Objectives: The prevalence of type 2 diabetes in American adolescents has increased markedly during the past generation. Although the factors that contribute to the development of type 2 diabetes are complex and not wholly elucidated, the triad of severe obesity, hyperinsulinemia, and a family history of type 2 diabetes places a child at an increased risk for development of the disease. Current approaches to the prevention of type 2 diabetes, including dietary counseling and exercise, have had limited success. We reasoned that drugs that increase glucose tolerance in diabetic patients might prove useful in preventing the progression to glucose intolerance in high-risk patients. To that end, we conducted a double-blind, placebo-controlled study of the effects of metformin on body mass index (BMI), serum leptin, glucose tolerance, and serum lipids in obese adolescents with fasting hyperinsulinemia and a family history of type 2 diabetes.
Methods: The study population consisted of 29 white and black adolescents aged 12 to 19 years. All had BMIs exceeding 30 kg/m(2). Criteria for enrollment included: 1) a fasting insulin concentration exceeding 15 microU/mL; and 2) at least 1 first- or second-degree relative with type 2 diabetes. All patients had fasting plasma glucose concentrations <110 mg% and hemoglobin A1c concentrations </=6.0%. All had normal linear growth and sexual development for age, with no marked hirsutism, severe acne, or menstrual irregularities characteristic of polycystic ovary syndrome. Eight participants had acanthosis nigricans. After baseline laboratory studies including a rapidly sampled intravenous glucose tolerance test, patients were randomized to receive metformin (500 mg twice daily) or a placebo for a total of 6 months. The effects of metformin on BMI standard deviation score, serum leptin, glucose tolerance, and serum lipids were analyzed. The study was double-blinded and included no specific dietary restrictions.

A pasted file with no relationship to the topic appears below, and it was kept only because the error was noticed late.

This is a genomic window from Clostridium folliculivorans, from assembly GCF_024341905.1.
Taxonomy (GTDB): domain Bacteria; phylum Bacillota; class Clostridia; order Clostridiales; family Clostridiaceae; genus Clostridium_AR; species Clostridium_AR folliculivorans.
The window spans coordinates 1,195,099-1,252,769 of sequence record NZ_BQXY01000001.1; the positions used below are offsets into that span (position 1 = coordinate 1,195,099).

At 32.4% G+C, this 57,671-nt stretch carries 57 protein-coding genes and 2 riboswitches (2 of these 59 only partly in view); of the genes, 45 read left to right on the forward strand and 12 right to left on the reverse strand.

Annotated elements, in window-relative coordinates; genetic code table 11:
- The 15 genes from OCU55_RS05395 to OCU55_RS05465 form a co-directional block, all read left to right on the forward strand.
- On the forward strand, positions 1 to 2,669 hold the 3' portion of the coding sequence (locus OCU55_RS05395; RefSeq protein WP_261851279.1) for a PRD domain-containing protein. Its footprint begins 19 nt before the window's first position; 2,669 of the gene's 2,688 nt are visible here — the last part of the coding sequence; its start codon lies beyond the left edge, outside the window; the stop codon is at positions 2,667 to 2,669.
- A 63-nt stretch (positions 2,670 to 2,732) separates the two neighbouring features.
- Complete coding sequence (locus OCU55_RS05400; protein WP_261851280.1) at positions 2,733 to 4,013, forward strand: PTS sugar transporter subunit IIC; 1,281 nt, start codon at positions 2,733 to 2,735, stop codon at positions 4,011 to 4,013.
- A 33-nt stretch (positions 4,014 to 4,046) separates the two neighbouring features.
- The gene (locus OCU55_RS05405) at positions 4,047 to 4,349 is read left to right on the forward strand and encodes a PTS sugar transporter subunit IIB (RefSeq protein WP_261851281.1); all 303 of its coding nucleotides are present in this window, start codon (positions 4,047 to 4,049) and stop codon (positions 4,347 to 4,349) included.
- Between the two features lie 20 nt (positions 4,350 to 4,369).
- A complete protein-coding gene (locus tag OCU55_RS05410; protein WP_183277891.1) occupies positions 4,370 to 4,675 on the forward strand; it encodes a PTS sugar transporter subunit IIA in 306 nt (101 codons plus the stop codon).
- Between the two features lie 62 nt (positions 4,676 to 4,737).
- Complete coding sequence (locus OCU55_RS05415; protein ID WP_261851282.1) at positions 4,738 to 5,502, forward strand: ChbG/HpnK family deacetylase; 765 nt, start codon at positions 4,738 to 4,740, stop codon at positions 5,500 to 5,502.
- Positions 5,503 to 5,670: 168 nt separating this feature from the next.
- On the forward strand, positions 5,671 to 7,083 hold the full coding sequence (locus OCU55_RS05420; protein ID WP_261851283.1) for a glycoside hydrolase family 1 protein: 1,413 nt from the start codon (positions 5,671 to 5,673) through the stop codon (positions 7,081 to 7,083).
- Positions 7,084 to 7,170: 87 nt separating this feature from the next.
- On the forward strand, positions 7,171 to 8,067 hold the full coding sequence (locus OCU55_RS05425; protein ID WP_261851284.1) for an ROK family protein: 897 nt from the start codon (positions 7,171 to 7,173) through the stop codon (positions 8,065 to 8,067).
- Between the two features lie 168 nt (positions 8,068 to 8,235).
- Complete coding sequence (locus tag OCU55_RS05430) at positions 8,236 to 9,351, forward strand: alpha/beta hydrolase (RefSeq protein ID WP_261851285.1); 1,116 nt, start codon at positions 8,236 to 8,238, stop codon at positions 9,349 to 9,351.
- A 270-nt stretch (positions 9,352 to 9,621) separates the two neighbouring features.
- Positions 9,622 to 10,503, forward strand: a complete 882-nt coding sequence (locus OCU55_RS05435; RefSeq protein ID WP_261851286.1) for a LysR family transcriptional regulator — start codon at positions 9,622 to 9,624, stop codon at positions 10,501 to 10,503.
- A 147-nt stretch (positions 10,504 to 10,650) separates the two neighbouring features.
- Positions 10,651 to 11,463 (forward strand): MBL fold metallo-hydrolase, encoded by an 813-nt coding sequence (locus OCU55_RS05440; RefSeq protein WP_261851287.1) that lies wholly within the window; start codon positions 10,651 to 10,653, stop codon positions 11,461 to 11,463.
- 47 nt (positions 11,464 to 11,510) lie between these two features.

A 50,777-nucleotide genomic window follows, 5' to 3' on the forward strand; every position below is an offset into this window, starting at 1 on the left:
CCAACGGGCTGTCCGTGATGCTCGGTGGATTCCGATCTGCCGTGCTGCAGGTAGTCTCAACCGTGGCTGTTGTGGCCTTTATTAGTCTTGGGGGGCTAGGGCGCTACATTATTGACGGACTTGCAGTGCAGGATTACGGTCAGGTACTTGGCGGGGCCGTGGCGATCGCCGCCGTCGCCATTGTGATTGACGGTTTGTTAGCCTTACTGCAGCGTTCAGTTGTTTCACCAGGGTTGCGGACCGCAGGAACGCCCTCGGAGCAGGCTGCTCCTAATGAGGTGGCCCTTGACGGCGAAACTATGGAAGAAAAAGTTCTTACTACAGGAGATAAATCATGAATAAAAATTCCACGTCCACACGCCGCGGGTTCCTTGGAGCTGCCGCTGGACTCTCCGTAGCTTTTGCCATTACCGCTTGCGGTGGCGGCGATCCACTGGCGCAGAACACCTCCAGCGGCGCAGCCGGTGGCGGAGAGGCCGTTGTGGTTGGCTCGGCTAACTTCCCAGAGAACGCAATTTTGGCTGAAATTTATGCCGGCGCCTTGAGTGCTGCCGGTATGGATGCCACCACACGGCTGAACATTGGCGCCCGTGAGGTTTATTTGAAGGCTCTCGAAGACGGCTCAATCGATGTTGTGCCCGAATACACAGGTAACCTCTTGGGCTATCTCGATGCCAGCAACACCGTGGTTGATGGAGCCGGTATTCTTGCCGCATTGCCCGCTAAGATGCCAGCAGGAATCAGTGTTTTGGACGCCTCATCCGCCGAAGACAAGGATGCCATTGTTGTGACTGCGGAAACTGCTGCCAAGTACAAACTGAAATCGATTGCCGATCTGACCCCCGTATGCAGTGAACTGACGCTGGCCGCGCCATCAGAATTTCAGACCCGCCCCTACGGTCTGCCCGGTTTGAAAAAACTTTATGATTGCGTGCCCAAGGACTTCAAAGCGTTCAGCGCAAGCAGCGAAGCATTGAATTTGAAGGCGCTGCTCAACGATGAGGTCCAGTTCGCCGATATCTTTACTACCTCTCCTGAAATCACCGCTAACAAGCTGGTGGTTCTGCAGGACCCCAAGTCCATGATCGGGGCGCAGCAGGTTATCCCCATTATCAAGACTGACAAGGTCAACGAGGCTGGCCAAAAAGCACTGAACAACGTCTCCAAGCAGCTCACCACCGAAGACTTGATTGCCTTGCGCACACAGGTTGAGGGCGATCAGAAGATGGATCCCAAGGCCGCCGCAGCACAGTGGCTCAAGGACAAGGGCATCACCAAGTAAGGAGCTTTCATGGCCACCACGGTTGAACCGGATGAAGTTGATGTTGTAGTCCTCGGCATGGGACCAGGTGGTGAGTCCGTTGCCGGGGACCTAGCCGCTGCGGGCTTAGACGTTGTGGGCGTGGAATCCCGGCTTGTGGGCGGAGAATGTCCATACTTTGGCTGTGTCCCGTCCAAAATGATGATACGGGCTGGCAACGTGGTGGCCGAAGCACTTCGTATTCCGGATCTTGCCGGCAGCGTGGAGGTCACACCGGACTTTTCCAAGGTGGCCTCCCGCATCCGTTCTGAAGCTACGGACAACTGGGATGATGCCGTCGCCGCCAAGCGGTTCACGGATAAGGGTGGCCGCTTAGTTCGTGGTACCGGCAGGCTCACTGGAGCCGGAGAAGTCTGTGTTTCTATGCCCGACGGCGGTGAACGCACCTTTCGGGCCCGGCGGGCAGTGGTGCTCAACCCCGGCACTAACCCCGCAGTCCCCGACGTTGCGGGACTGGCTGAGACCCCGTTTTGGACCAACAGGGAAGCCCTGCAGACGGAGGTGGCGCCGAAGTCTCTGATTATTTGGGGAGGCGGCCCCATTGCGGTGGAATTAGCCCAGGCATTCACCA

Results: Metformin caused a decline of 0.12 standard deviation in BMI in study participants (-1.3% from baseline), and a 5.5% reduction in serum leptin in girls. In contrast, BMI and serum leptin rose 0.23 standard deviation (2.3%) and 16.2%, respectively, in the placebo group during the treatment period. Metformin caused a progressive decline in fasting blood glucose (from a mean of 84.9 to 75.1 mg%) and a reduction in fasting insulin levels (from 31.3 to 19.3 microU/mL). In contrast, fasting glucose levels in the placebo group rose slightly from 77.2 to 82.3 mg%, and fasting insulin levels did not change. Insulin sensitivity, as assessed by the ratio of fasting insulin to glucose concentrations and the quantitative insulin sensitivity check index (1/[log fasting insulin + log fasting glucose]) and homeostasis model assessment insulin resistance index (fasting insulin x fasting glucose/22.5) indices, increased slightly in the metformin-treated participants. However, the insulin sensitivity measured using Bergman's minimal model did not change. There were also no significant changes in glucose effectiveness, hemoglobin A1c, serum lipids, or serum lactate in the metformin or placebo groups. Metformin was tolerated well by the majority of patients. Transient abdominal discomfort or diarrhea occurred in 40% of treated participants; there were no episodes of vomiting or lactic acidosis.
Conclusions: The treatment of obesity and insulin resistance in adults often proves ineffective because the vicious cycle leading to type 2 diabetes may have become entrenched and, to some extent, may be irreversible. Early detection and therapy of the obese adolescent with a family history of type 2 diabetes may interrupt the cycle of weight gain and insulin resistance that leads to glucose intolerance in adulthood. Through its ability to reduce fasting blood glucose and insulin concentrations and to moderate weight gain, metformin might complement the effects of dietary and exercise counseling and reduce the risk of type 2 diabetes in selected patients.